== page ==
Why do this problem?
follows on from Number Sandwiches
for those students whose curiosity has been sparked by the initial problem and who are desperate to know "What if...?"
Having explored 3-, 4- and 7-sandwiches, the natural question that arises is "Can I make 5- and 6-sandwiches?"
Once students have had plenty of time to work on the original problem
, some students will perhaps wonder why you have not asked them to explore 5- and 6-sandwiches. The interactivity
is coloured red and blue to draw students' attention to what happens when you place a pair of odd numbers, or even numbers, on the grid.
We hope that this, together with the key questions below, will help students to construct a proof for the impossibility of 5- and 6- sandwiches, and perhaps generalise to the other impossible sandwiches.
You can see an outline of the proof in the article Impossible Sandwiches
In a "7-sandwich", how many red squares are covered and how many blue squares are covered?
If it were possible to make a "6-sandwich", how many red squares and how many blue squares would be covered?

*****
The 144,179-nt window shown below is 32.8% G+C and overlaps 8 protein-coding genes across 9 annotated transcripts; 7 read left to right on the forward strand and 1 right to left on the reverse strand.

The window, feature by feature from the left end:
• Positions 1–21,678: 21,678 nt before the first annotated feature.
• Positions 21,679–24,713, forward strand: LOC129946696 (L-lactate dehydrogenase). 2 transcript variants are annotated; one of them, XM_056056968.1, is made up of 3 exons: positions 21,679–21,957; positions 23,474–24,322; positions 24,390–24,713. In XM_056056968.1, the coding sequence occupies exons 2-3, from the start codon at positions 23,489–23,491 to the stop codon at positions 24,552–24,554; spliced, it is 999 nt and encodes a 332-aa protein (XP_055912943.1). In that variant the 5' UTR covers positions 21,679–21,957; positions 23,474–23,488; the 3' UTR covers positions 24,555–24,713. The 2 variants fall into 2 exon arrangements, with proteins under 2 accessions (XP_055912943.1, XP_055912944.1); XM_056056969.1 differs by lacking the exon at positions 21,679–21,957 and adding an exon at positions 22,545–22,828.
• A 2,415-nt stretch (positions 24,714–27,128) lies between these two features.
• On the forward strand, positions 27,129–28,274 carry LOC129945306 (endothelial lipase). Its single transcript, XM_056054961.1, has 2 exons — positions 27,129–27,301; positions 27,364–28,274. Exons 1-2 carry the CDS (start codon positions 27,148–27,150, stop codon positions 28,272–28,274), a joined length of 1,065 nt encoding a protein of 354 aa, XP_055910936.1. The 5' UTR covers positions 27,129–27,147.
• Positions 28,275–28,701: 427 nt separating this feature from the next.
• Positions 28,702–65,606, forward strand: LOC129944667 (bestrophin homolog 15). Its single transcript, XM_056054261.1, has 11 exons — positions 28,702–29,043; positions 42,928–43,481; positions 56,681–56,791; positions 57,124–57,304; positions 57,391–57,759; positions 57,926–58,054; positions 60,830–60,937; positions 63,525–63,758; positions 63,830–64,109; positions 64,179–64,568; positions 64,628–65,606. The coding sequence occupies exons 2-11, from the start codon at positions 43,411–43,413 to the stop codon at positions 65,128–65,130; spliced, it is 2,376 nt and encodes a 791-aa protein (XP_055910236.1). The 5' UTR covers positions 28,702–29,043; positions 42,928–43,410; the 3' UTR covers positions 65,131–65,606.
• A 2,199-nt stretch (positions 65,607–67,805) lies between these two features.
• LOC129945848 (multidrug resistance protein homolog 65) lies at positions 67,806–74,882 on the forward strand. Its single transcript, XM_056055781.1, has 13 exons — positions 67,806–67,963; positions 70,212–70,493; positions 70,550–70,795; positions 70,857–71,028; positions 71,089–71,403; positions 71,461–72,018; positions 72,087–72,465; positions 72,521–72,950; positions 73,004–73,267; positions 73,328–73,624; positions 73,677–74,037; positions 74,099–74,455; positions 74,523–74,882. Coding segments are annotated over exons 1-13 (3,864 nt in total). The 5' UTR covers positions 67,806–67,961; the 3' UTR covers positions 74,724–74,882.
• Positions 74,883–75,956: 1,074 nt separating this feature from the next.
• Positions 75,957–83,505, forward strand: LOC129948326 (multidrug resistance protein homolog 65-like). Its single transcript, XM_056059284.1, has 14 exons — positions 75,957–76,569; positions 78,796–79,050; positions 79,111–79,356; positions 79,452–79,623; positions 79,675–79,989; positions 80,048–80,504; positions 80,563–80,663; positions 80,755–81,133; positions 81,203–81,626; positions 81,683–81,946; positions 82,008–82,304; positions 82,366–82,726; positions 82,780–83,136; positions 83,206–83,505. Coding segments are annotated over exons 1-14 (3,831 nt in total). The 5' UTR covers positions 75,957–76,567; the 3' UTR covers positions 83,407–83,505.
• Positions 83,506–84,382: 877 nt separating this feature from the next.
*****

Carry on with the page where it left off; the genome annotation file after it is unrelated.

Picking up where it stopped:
If you place a 1 on a blue square, on which colour will you place the other 1?
If you place a 2 on a blue square, on which colour will you place the other 2?
If you place a 3 on a blue square, on which colour will you place the other 3?...
In general, what can you say about the colours on which you place pairs of numbers?
When you try to make a sandwich with the numbers from 1 to 5, or from 1 to 6, what goes wrong?
Students who know about computer programming may like to write a program to find all the 7-sandwiches, or explore higher order sandwiches.
Encourage students to work systematically to rule out possibilities for the 5-sandwich, in order to provoke the realisation of why it is impossible.